The Holy Door at St. Peter’s Basilica in Rome is open only in Jubilee Years. It was a custom that was begun by Pope Martin V in 1423, when graces were accorded to those who made a pilgrimage to Rome. Holy Doors have been designated in our own Diocese in Brooklyn and Queens, which will be for us the special locations mentioned above where indulgences can be obtained.
What is an indulgence? An indulgence presupposes conversion, a seeking of mercy and forgiveness. Pope Francis, in his proclamation, tells us, “To gain an indulgence is to experience the holiness of the Church, who bestows upon all the fruits of Christ’s redemption, so that God’s love and forgiveness may extend everywhere. Let us live this Jubilee intensely, begging the Father to forgive our sins and to bathe us in His merciful ‘indulgence.’”
An indulgence reminds us that if we have not in our life performed the penance necessary to alleviate the time that we might await God’s presence fully after our death, then that time can be shortened because of the penances and the indulgences we gained here on Earth.
Yes, the Father does indulge us. He showers us with mercy and forgiveness. Take the opportunity during this Jubilee of Mercy to become people who are converted and changed; changed in attitude and action, more merciful towards others, more willing to ask for God’s mercy.
Indulgences are not paid for, nor are they a magical remission of the suffering due our sins. They are, however, a clear sign of God’s love whose justice is always marked by overindulgence. Can we forget Shakespeare’s wonderful line from The Merchant of Venice, “The quality of mercy is not strained.”
In many ways, God, through His Church, offers to us many opportunities to seek forgiveness. First, by interior conversion, and then also by the exterior confession of our sins to a priest as is our long-standing tradition in the Church. I am asking each parish to offer one additional hour for confessions each week. Also, our Holy Father, Pope Francis, has asked that Bishops participate in Penance Services for the faithful. My own custom has been to attend a Penance Service in Advent and hear confessions on Reconciliation Monday during Lent. During this Jubilee of Mercy, I will find other opportunities to personally hear the confessions of the faithful of Brooklyn and Queens, and will ask the Auxiliary Bishops of the Diocese to also make themselves available to the parishes for confessions.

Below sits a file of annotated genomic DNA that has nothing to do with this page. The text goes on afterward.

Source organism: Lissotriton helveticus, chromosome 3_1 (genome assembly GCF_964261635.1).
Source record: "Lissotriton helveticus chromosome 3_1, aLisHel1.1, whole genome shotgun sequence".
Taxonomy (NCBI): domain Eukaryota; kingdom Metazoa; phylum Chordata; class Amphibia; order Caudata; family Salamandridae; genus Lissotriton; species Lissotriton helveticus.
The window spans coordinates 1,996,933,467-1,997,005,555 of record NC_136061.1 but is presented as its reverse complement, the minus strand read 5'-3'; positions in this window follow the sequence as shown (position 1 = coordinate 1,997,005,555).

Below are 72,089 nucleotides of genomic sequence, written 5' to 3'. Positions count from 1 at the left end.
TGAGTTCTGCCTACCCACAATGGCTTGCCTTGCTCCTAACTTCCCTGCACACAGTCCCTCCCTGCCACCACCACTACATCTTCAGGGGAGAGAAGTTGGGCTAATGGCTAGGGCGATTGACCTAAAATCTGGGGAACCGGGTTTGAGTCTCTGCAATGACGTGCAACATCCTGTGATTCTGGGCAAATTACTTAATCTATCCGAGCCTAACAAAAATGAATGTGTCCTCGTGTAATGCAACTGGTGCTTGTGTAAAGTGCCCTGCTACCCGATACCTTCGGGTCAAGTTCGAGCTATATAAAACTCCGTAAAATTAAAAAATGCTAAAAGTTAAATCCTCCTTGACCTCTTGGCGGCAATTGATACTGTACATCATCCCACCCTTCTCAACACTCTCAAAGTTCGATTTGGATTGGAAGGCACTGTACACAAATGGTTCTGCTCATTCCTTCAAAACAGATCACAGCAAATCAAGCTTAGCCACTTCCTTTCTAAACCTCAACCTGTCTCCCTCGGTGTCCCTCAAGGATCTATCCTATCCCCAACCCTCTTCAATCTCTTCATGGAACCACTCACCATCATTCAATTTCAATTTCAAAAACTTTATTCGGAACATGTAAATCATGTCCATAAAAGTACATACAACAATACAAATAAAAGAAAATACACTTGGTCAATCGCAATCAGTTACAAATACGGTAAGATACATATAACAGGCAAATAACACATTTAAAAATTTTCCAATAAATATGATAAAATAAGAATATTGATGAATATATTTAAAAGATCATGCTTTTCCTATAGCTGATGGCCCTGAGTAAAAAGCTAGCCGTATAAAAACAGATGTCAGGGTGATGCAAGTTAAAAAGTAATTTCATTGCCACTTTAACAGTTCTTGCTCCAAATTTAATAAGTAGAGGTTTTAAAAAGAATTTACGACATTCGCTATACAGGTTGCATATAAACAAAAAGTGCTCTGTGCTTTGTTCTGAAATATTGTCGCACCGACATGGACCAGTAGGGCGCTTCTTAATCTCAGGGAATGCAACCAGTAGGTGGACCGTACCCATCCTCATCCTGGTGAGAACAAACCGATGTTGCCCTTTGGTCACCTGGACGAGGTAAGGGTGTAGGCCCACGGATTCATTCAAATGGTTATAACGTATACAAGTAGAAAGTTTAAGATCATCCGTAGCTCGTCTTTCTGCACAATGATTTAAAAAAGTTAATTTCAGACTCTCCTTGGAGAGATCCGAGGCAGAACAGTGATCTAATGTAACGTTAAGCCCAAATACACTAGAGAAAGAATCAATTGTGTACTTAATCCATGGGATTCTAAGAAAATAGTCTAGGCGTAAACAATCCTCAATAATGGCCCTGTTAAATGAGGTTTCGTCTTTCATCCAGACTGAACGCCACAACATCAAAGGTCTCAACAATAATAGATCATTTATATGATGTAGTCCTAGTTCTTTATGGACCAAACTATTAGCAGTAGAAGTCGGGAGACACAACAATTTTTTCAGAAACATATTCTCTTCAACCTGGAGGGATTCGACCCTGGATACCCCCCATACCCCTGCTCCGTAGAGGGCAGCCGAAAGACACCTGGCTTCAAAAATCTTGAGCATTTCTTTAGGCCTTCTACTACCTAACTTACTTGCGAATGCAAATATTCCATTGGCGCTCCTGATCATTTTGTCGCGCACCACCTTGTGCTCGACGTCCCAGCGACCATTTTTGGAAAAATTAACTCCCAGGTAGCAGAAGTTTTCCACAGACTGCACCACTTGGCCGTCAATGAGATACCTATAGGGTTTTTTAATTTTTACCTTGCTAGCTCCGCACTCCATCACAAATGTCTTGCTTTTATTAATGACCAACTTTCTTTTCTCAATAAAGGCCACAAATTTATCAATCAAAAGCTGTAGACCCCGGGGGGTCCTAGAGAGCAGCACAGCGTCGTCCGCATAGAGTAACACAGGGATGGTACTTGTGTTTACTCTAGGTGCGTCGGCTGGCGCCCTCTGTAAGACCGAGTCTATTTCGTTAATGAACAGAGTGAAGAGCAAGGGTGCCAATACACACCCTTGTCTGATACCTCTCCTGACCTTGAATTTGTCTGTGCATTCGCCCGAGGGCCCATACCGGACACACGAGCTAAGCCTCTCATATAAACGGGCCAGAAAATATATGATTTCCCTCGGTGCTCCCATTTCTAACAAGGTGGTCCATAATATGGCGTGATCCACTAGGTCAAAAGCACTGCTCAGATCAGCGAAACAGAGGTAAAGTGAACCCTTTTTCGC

We cannot forget that all of the sacraments are means of obtaining God’s Mercy, not only the sacrament of reconciliation. Clearly, the Eucharist is so important to our lives as Catholic Christians. Unfortunately, in the last few years, we have seen that the number of people who attend Sunday Mass regularly has fallen. Instead of weekly attendance at the Eucharist, people sometimes attend Sunday Mass only once or twice a month.
Perhaps we can encourage the faithful to understand the great treasure which is the Eucharist, and to come more frequently to receive the grace and mercy that is available to us in the Eucharist which is the divine medicine for our souls.
This coming Lent is a special one in the life of the Church, as “a privileged moment to celebrate and experience God’s mercy (Par. 17, Misericordiae Vultus). Pope Francis has asked that on the Friday and Saturday of the Fourth Week of Lent we undertake an initiative called, 24-Hours for the Lord. Throughout the course of the Year of Mercy during the months of March, April, May, June, October and November, 24-hour Eucharistic Adoration will be celebrated on the First Friday of these months in a designated church. More information and details regarding this adoration will be forthcoming.